Vitamin D Supplements May Protect Against Diabetes in Kids
WebMD News Archive
Nov. 1, 2001 -- In the past, research has pointed to a link
between vitamin D and diabetes in kids. Now a new study suggests that giving
vitamin D supplements to children may help protect them from high blood
Researchers followed 12,000 Finnish children from birth. They
found youngsters given vitamin D supplements during the first year of life were
less likely to develop type 1 diabetes, a form of the disease that, almost
always, is seen first in children or young adults. It requires multiple
injections everyday with insulin, the hormone that keeps blood sugar from
rising too high.
Most of us get enough vitamin D from our diet and from being in
the sun, which helps the body make it. Finland is the perfect place to study
the effects of vitamin D on the body, as people there may not be getting the
sunlight required to make enough of the nutrient. Supplementation is often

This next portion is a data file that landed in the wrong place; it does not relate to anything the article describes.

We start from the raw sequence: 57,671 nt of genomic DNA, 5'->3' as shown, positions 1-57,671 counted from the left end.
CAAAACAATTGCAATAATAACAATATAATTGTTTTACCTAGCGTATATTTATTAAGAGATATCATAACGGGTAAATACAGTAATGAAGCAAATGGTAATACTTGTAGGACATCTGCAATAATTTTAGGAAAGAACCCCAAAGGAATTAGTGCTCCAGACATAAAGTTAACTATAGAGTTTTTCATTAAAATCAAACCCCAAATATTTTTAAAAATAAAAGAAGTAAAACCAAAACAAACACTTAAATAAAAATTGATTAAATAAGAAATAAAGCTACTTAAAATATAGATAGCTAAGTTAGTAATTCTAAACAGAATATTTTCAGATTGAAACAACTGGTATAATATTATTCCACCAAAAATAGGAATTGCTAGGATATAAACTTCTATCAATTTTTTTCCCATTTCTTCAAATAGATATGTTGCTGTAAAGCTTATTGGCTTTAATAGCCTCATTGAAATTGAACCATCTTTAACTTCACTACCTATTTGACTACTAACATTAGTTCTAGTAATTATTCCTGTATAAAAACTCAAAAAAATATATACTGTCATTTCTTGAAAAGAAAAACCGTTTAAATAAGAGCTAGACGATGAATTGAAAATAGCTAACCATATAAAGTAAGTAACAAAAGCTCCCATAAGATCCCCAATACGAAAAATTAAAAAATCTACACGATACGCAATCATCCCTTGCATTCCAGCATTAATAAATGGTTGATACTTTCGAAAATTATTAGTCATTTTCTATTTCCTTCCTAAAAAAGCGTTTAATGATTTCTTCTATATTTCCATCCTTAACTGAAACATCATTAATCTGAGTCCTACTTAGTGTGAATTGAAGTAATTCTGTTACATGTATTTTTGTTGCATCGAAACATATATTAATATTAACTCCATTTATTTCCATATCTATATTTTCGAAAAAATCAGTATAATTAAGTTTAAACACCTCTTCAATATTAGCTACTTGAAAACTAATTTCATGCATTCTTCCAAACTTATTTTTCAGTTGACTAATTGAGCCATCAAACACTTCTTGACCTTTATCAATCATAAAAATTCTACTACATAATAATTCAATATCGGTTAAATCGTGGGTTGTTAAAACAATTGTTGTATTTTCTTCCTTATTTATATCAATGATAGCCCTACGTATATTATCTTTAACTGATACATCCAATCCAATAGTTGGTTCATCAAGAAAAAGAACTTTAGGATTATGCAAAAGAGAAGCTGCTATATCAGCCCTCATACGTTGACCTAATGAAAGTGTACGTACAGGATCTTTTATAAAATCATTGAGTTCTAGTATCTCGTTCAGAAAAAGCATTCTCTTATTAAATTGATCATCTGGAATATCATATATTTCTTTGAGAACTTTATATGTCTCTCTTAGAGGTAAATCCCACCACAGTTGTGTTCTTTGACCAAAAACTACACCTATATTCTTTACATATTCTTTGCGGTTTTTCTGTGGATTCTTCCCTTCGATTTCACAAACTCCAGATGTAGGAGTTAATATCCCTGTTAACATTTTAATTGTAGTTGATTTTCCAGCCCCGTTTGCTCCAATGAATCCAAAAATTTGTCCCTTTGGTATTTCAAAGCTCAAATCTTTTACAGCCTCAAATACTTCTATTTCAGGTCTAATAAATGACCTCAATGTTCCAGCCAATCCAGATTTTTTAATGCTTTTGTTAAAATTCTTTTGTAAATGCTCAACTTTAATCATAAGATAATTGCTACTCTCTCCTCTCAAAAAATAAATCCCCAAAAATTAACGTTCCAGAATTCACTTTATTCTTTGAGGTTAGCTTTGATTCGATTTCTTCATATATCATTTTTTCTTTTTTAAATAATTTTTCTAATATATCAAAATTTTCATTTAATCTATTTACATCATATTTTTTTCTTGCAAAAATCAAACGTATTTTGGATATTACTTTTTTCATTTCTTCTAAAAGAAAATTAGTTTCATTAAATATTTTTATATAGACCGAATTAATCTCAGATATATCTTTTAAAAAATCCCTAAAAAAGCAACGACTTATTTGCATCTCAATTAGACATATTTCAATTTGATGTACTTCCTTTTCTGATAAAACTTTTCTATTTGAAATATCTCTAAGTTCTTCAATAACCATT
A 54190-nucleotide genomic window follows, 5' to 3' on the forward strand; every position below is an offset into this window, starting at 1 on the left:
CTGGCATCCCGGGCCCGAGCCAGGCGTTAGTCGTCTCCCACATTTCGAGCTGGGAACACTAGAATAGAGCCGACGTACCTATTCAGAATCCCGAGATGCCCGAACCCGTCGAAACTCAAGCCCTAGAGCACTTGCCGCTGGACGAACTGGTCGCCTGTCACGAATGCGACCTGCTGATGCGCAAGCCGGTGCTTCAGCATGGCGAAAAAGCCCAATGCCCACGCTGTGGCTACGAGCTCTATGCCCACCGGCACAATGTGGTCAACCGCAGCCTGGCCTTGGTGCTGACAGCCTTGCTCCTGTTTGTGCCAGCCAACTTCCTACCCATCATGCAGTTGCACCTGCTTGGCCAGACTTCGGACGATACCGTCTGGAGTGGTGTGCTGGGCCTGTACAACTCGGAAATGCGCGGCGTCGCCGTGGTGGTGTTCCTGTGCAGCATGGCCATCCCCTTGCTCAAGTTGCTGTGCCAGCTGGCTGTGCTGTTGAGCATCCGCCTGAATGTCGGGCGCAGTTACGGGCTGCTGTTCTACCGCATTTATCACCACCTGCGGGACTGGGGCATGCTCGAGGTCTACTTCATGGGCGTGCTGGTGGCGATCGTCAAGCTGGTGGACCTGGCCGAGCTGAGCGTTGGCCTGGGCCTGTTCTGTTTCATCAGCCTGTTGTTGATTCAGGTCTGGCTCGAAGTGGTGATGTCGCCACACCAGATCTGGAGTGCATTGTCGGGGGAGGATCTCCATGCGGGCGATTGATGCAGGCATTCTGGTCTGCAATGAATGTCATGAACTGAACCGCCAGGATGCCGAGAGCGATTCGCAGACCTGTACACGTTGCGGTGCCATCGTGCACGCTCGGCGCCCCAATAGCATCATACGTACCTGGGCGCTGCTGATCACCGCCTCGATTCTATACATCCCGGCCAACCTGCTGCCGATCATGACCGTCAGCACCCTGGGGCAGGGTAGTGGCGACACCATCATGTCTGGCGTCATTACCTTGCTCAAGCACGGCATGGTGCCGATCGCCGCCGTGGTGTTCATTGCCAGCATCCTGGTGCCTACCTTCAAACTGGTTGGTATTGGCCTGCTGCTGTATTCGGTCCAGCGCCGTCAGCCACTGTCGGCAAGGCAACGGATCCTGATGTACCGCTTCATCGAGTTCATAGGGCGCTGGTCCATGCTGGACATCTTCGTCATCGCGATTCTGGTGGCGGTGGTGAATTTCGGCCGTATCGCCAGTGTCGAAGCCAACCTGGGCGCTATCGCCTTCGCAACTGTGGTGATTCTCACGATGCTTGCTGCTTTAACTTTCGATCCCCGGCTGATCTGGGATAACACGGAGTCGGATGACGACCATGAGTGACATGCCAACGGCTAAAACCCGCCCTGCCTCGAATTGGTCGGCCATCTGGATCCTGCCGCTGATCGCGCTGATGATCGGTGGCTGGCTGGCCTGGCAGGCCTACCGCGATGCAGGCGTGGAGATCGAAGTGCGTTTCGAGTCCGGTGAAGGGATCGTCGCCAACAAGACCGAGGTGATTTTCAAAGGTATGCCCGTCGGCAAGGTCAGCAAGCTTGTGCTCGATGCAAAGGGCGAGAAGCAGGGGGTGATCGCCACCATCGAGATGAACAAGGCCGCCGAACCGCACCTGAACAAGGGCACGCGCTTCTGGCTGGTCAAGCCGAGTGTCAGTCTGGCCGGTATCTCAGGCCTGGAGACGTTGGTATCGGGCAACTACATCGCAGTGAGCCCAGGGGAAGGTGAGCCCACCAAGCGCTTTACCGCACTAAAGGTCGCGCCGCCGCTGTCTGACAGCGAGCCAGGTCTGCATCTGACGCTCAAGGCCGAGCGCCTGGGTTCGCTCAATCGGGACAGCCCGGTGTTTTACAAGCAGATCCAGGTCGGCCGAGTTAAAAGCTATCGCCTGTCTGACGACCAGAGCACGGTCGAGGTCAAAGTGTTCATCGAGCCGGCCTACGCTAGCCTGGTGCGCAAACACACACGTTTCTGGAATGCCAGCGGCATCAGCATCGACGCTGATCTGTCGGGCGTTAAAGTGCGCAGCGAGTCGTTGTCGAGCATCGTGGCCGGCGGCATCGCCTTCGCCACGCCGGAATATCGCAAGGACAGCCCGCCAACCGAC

recommended because Northern Finland may get as little as two hours of sun each
day during the winter.
Researchers say the findings could help explain the very
complex and little-understood causes of the disease, once known as
juvenile-onset diabetes. Genes, the immune system, and environmental factors
are all believed to be involved, but their exact roles are not known.
"Only a very small number of those with a genetic
susceptibility to type 1 diabetes go on to develop the disease," lead
researcher Elina Hypponen, PhD, of London's Institute of Child Health, tells
WebMD. "Animal studies and several other studies suggest that inadequate
vitamin D may be linked to diabetes risk, and that is why we did this
Hypponen and colleagues collected information on vitamin D
supplementation from approximately 12,000 children in northern Finland born in
1966. Children who had the recommended supplements of vitamin D (usually in the
form of cod-liver oil) were found to have an 80% reduction in diabetes risk,
compared to those receiving less than the recommended dose. The findings were
reported Nov. 5 in the journal The Lancet.